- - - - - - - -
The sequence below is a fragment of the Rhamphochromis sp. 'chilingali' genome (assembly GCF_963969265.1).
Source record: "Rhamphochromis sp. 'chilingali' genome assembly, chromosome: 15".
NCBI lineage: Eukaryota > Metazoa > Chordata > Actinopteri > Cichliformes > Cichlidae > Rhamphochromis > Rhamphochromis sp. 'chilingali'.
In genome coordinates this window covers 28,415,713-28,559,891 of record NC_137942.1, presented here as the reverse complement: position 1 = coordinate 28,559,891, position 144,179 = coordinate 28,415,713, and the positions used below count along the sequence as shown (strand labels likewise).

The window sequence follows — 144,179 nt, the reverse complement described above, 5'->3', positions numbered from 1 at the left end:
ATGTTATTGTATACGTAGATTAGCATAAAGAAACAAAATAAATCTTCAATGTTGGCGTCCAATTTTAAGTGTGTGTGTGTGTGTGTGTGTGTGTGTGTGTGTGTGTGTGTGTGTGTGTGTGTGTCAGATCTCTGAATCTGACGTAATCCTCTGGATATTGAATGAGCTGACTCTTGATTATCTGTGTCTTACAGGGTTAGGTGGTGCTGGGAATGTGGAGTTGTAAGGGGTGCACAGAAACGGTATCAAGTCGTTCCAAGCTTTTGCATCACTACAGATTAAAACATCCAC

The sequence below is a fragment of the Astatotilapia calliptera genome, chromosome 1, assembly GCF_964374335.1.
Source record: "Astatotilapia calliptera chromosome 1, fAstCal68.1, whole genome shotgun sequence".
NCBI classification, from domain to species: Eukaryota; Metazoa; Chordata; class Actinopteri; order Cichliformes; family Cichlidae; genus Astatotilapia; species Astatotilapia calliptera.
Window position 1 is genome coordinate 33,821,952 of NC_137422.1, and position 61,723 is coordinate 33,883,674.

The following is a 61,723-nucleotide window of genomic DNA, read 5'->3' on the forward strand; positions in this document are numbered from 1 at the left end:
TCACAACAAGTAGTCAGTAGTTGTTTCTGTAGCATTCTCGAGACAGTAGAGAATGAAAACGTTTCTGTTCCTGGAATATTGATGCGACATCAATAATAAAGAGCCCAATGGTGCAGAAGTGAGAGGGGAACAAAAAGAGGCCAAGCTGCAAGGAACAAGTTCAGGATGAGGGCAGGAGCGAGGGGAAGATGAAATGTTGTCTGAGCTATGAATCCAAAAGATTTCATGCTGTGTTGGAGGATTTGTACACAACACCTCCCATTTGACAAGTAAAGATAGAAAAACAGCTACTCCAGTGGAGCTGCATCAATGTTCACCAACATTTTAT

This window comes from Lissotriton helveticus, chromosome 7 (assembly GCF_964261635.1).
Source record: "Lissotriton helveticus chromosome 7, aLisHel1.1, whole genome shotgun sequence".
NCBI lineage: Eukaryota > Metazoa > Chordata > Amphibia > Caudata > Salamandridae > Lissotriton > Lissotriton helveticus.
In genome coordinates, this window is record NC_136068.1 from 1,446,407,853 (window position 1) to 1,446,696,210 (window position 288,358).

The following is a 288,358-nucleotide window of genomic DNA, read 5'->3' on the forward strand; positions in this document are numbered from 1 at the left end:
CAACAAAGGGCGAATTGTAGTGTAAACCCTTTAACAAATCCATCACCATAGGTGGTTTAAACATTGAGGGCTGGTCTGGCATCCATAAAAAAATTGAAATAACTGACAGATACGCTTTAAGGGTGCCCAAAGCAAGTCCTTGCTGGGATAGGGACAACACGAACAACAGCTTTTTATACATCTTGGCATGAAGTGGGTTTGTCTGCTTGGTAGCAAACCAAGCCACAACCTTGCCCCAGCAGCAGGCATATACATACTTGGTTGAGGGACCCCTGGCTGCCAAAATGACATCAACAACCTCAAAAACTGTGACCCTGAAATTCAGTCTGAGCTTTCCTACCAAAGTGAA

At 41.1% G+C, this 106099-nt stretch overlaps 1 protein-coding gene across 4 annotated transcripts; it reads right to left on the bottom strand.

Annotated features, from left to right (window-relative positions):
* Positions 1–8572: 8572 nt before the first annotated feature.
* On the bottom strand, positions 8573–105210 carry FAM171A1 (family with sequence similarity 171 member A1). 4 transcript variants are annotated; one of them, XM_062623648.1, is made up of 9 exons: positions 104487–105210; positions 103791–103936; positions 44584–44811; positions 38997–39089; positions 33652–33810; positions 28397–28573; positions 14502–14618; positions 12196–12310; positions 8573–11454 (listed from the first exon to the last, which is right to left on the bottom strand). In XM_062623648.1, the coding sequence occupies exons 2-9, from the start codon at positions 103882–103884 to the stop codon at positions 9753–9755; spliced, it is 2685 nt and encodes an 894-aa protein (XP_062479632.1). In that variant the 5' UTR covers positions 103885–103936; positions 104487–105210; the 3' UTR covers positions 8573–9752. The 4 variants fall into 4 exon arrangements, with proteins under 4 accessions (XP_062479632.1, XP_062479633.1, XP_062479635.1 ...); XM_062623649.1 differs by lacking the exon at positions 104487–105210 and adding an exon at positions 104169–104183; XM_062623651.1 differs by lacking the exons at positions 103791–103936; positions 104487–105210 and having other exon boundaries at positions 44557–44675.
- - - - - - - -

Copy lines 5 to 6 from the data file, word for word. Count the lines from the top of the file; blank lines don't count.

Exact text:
The window sequence follows — 144,179 nt, the reverse complement described above, 5'->3', positions numbered from 1 at the left end:
ATGTTATTGTATACGTAGATTAGCATAAAGAAACAAAATAAATCTTCAATGTTGGCGTCCAATTTTAAGTGTGTGTGTGTGTGTGTGTGTGTGTGTGTGTGTGTGTGTGTGTGTGTGTGTGTGTCAGATCTCTGAATCTGACGTAATCCTCTGGATATTGAATGAGCTGACTCTTGATTATCTGTGTCTTACAGGGTTAGGTGGTGCTGGGAATGTGGAGTTGTAAGGGGTGCACAGAAACGGTATCAAGTCGTTCCAAGCTTTTGCATCACTACAGATTAAAACATCCAC